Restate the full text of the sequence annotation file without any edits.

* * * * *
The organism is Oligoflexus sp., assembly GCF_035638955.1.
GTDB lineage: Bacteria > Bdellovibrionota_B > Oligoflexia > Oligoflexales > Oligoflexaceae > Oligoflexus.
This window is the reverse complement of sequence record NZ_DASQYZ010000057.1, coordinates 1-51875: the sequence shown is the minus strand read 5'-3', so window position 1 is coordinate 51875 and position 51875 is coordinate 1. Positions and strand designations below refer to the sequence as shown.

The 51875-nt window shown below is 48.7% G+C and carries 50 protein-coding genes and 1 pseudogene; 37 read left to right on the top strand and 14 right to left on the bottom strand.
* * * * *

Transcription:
The organism is Oligoflexus sp., assembly GCF_035638955.1.
GTDB lineage: Bacteria > Bdellovibrionota_B > Oligoflexia > Oligoflexales > Oligoflexaceae > Oligoflexus.
This window is the reverse complement of sequence record NZ_DASQYZ010000057.1, coordinates 1-51875: the sequence shown is the minus strand read 5'-3', so window position 1 is coordinate 51875 and position 51875 is coordinate 1. Positions and strand designations below refer to the sequence as shown.

The 51875-nt window shown below is 48.7% G+C and carries 50 protein-coding genes and 1 pseudogene; 37 read left to right on the top strand and 14 right to left on the bottom strand.